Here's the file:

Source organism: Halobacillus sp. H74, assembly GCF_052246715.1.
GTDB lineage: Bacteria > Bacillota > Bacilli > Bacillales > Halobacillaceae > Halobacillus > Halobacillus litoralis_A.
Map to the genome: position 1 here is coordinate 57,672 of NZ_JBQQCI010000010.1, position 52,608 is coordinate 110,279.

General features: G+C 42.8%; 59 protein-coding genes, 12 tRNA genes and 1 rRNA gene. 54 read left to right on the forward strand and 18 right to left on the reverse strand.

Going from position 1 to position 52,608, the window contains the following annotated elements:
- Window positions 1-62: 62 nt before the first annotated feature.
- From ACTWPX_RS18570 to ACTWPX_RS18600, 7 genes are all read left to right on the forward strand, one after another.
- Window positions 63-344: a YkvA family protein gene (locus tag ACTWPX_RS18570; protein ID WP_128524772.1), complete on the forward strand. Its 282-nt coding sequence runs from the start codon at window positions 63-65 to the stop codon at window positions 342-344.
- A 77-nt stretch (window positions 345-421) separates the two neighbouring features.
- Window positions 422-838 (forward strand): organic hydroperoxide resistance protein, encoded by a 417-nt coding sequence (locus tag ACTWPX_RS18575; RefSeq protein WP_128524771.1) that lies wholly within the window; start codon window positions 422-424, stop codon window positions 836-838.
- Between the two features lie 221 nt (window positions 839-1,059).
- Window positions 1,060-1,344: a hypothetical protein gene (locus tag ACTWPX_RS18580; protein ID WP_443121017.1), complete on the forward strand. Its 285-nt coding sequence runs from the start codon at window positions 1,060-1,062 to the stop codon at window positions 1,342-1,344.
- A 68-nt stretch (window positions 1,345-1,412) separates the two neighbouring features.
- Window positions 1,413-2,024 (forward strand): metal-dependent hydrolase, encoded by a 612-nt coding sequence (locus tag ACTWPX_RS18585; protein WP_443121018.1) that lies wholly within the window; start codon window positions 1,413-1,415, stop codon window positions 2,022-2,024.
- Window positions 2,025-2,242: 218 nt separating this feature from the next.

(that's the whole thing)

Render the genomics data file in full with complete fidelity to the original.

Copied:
Source organism: Halobacillus sp. H74, assembly GCF_052246715.1.
GTDB lineage: Bacteria > Bacillota > Bacilli > Bacillales > Halobacillaceae > Halobacillus > Halobacillus litoralis_A.
Map to the genome: position 1 here is coordinate 57,672 of NZ_JBQQCI010000010.1, position 52,608 is coordinate 110,279.

General features: G+C 42.8%; 59 protein-coding genes, 12 tRNA genes and 1 rRNA gene. 54 read left to right on the forward strand and 18 right to left on the reverse strand.

Going from position 1 to position 52,608, the window contains the following annotated elements:
- Window positions 1-62: 62 nt before the first annotated feature.
- From ACTWPX_RS18570 to ACTWPX_RS18600, 7 genes are all read left to right on the forward strand, one after another.
- Window positions 63-344: a YkvA family protein gene (locus tag ACTWPX_RS18570; protein ID WP_128524772.1), complete on the forward strand. Its 282-nt coding sequence runs from the start codon at window positions 63-65 to the stop codon at window positions 342-344.
- A 77-nt stretch (window positions 345-421) separates the two neighbouring features.
- Window positions 422-838 (forward strand): organic hydroperoxide resistance protein, encoded by a 417-nt coding sequence (locus tag ACTWPX_RS18575; RefSeq protein WP_128524771.1) that lies wholly within the window; start codon window positions 422-424, stop codon window positions 836-838.
- Between the two features lie 221 nt (window positions 839-1,059).
- Window positions 1,060-1,344: a hypothetical protein gene (locus tag ACTWPX_RS18580; protein ID WP_443121017.1), complete on the forward strand. Its 285-nt coding sequence runs from the start codon at window positions 1,060-1,062 to the stop codon at window positions 1,342-1,344.
- A 68-nt stretch (window positions 1,345-1,412) separates the two neighbouring features.
- Window positions 1,413-2,024 (forward strand): metal-dependent hydrolase, encoded by a 612-nt coding sequence (locus tag ACTWPX_RS18585; protein WP_443121018.1) that lies wholly within the window; start codon window positions 1,413-1,415, stop codon window positions 2,022-2,024.
- Window positions 2,025-2,242: 218 nt separating this feature from the next.